These Are The Names Of The Buffalo Massacre Victims

A white supremacist opened fire on a supermarket and shot 13 people, 11 of whom were Black. Here are the names of the victims.

On Saturday, an 18-year-old admitted white supremacist opened fire on a supermarket in a Black neighborhood in Buffalo, New York – shooting 13 people, 10 of whom are dead.

Three victims were killed in the parking lot, while the remaining seven were killed inside the store. 11 of the 13 people shot were Black, and the remaining two were white. Four were store employees, while the rest were shoppers.

The massacre shook the Buffalo community, especially among residents of the predominantly Black area where the Tops Friendly Market is the only grocery store for miles. Community members held a prayer vigil on Sunday morning in front of the supermarket to honor those who died and call attention to the vile danger of white supremacy.

“As the names are emerging, it is so heartbreaking because you realize, oh, that’s a friend of your mother, that’s the aunt of another friend of your wife. A man that was simply buying cupcakes for his son’s birthday slaughtered at the counter – the cashier counter,” New York Gov. Kathy Hochul, a Buffalo native, told ABC’s “This Week” on Sunday.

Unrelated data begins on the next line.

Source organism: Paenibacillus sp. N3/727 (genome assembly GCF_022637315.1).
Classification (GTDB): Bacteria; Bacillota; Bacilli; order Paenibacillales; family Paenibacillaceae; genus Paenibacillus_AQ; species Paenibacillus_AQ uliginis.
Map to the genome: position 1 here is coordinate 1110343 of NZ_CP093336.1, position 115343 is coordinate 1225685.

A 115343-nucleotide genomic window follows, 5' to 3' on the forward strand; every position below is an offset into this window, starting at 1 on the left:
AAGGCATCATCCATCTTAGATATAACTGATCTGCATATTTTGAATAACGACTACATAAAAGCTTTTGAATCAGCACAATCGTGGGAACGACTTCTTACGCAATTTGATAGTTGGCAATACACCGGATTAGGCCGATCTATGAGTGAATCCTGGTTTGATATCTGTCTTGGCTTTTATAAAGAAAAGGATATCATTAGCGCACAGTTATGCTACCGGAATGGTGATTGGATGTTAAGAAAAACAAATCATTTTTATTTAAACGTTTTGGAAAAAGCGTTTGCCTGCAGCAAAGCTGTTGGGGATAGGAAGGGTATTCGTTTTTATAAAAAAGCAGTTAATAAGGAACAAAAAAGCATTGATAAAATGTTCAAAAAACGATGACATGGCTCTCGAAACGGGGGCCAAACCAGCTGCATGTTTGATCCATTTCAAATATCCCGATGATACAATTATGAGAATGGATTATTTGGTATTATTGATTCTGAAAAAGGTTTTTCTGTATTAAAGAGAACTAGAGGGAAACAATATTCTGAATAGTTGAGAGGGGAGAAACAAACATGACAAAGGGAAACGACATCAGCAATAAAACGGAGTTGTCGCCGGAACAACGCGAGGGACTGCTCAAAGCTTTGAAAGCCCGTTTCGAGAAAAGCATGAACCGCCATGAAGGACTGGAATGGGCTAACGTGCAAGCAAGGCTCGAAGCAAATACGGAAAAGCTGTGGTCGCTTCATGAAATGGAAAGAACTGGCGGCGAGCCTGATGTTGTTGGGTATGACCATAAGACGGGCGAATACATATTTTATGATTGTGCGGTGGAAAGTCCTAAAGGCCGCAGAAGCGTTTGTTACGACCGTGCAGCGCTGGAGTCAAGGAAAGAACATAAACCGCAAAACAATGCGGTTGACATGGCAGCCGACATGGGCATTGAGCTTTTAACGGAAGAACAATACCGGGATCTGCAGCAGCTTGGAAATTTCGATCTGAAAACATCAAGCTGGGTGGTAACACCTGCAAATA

“So no, it is deeply disturbing to all of us. This is a tight-knit community, they care about each other. We care about everyone, and our hearts are broken, no doubt about it.”

Buffalo police released the names of the victims on Sunday night as members of the community had already begun speaking out to confirm their loved ones were among those shot.

Here are the names of the victims and their stories.

Aaron Salter Jr., 55

Buffalo Police Commissioner Joseph Gramaglia confirmed that retired officer Aaron Salter was among the dead. Salter had served in the police force for 30 years before working as a security guard for Tops Friendly Market, according to The Daily Beast.